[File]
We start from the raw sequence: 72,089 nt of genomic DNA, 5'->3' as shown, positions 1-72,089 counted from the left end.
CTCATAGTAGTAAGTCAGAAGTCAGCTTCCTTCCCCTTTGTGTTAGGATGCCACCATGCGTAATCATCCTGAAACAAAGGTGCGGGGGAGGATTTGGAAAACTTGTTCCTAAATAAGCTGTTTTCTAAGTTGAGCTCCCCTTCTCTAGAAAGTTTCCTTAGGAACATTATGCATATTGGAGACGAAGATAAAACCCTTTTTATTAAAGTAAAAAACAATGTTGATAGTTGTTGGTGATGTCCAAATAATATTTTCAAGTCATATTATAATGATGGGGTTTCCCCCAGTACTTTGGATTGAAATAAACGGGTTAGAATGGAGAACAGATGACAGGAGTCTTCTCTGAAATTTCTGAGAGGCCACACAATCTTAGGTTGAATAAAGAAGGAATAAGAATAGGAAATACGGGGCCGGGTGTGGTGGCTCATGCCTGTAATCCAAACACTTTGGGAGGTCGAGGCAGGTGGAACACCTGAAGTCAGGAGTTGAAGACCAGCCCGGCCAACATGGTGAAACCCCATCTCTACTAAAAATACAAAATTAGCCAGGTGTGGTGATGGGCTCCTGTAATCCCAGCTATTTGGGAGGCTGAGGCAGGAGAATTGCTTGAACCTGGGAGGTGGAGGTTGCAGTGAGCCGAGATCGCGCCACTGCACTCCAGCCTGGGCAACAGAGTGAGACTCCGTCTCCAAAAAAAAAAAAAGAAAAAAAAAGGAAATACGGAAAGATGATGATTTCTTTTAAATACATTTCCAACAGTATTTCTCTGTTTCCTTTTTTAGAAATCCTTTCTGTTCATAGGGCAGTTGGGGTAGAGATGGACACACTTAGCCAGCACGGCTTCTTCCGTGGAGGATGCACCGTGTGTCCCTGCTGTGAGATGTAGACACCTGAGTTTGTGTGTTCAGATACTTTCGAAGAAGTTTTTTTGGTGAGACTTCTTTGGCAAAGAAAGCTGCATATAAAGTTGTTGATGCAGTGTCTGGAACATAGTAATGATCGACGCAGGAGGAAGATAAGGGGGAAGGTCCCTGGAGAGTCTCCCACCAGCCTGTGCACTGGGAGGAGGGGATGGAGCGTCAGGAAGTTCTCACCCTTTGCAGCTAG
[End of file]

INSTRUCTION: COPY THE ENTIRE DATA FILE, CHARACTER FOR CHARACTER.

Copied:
We start from the raw sequence: 72,089 nt of genomic DNA, 5'->3' as shown, positions 1-72,089 counted from the left end.
CTCATAGTAGTAAGTCAGAAGTCAGCTTCCTTCCCCTTTGTGTTAGGATGCCACCATGCGTAATCATCCTGAAACAAAGGTGCGGGGGAGGATTTGGAAAACTTGTTCCTAAATAAGCTGTTTTCTAAGTTGAGCTCCCCTTCTCTAGAAAGTTTCCTTAGGAACATTATGCATATTGGAGACGAAGATAAAACCCTTTTTATTAAAGTAAAAAACAATGTTGATAGTTGTTGGTGATGTCCAAATAATATTTTCAAGTCATATTATAATGATGGGGTTTCCCCCAGTACTTTGGATTGAAATAAACGGGTTAGAATGGAGAACAGATGACAGGAGTCTTCTCTGAAATTTCTGAGAGGCCACACAATCTTAGGTTGAATAAAGAAGGAATAAGAATAGGAAATACGGGGCCGGGTGTGGTGGCTCATGCCTGTAATCCAAACACTTTGGGAGGTCGAGGCAGGTGGAACACCTGAAGTCAGGAGTTGAAGACCAGCCCGGCCAACATGGTGAAACCCCATCTCTACTAAAAATACAAAATTAGCCAGGTGTGGTGATGGGCTCCTGTAATCCCAGCTATTTGGGAGGCTGAGGCAGGAGAATTGCTTGAACCTGGGAGGTGGAGGTTGCAGTGAGCCGAGATCGCGCCACTGCACTCCAGCCTGGGCAACAGAGTGAGACTCCGTCTCCAAAAAAAAAAAAAGAAAAAAAAAGGAAATACGGAAAGATGATGATTTCTTTTAAATACATTTCCAACAGTATTTCTCTGTTTCCTTTTTTAGAAATCCTTTCTGTTCATAGGGCAGTTGGGGTAGAGATGGACACACTTAGCCAGCACGGCTTCTTCCGTGGAGGATGCACCGTGTGTCCCTGCTGTGAGATGTAGACACCTGAGTTTGTGTGTTCAGATACTTTCGAAGAAGTTTTTTTGGTGAGACTTCTTTGGCAAAGAAAGCTGCATATAAAGTTGTTGATGCAGTGTCTGGAACATAGTAATGATCGACGCAGGAGGAAGATAAGGGGGAAGGTCCCTGGAGAGTCTCCCACCAGCCTGTGCACTGGGAGGAGGGGATGGAGCGTCAGGAAGTTCTCACCCTTTGCAGCTAG